When Eddie Smolder returned to his alma mater for the chance at being head football coach of the Ripley Vikings in the season of 2015 he had but one thing in mind and that was to consistently have Ripley reaching the postseason year in and year out.

After some growing pains in year one and a couple of close calls in seasons two and three, Smolder and his Vikings were indeed a part of the promised land of playoff competition in 2018.

Not only did Ripley reach the Class AAA playoffs, but the Vikings captured victory in the opening round with a second win of the year over Greenbrier East and moved on to the quarterfinals.

While the brilliant campaign came to a close in a loss to Musselman, the Viking crew of this past season could look back and be proud of so many things.

After a season-opening loss to Parkersburg South (a team that reached the AAA playoffs), Ripley reeled off nine straight wins. The 9-1 regular season was followed up with the playoff win. The 10 wins matched a program-record with the 1989 and 2002 squads.

“It was a great year, very special,” said Smolder, a Class AAA First Team All-Stater during his Viking playing days in the late ‘90s before becoming a starter at Marshall University. “This season was great for our program, our school and our community. We had been on the verge of getting to this point and making it (reaching the playoffs) happen, but we just couldn’t get to that point.”

Until this season.

Smolder referred to a pair of back-to-back 4-6 seasons that left the Vikings on the outside looking in of the Top 16 (the number of teams which reach the playoffs each year).

Perhaps those near misses made the Viking returners hungrier.

“We were so daggone close it was heartbreaking,” said Smolder. “We regrouped in the offseason and went to work.”

Smolder said seasons like the one just enjoyed by Ripley is a group-effort.

“I’m extremely proud of our players, our coaches and all of the people who work to make our program one of the best in the state,” Smolder said.

Smolder said this season was for people like the late Frank Marino, who coached Viking football for 26 years and brought Ripley its first playoff teams, and his late mother.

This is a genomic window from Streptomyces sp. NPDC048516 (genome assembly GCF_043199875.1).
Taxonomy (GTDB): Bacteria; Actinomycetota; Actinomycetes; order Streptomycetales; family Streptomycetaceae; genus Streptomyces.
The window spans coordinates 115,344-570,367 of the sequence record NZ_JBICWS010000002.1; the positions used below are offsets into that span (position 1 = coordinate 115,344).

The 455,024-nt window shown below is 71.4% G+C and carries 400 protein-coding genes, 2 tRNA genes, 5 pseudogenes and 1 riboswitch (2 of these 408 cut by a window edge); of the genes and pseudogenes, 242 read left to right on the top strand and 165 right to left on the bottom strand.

“This is for all the former Ripley football players,” Smolder said. “We wanted to put respect back in Viking football and I think we did. All the things came to fruition.”

Smolder is happy for the young men who have represented the program with class, hard work and integrity. “We work hard, try to make good grades and stay out of trouble,” he said.

Ripley will lose 15 seniors.

“They were a special bunch and will be missed.”

Ripley averaged 34.2 points per game and allowed 21 this past season. Offensively, Ripley amassed an averaged of 371.3 yards per game while giving up 274.4.

R.J. Evans rushed for 1,479 yards and scored 22 touchdowns while Jeremy Harper raced for 1,000 and scored 14 times. Both are seniors.

Quarterback Cyrus Casto, another senior, threw for nearly 1,000 yards by finishing with 903. He fired 10 touchdown passes and rushed for six more.

His top targets were Dalton Myers, who piled up 298 receiving yards, and Evan King who had a team-high 11 catches.

On the prevent side, Myers was the leader with 100 tackles. Josh Kay finished with 85.5. Chris DeFrank had 74.5, Jake Lawrence ended the year with 72.5 and Caydon Keeler made 67.5 stops.

In the special teams department, Davisson Flint made 42-of-49 extra points and averaged 33.2 per punt. King averaged 23.4 per kickoff return.

The future is now according to Smolder.

Not only for those returning but any newcomers.

“We are going to go back to work and hopefully make the playoffs again.”

After all, when it comes to high school football there is no better destination.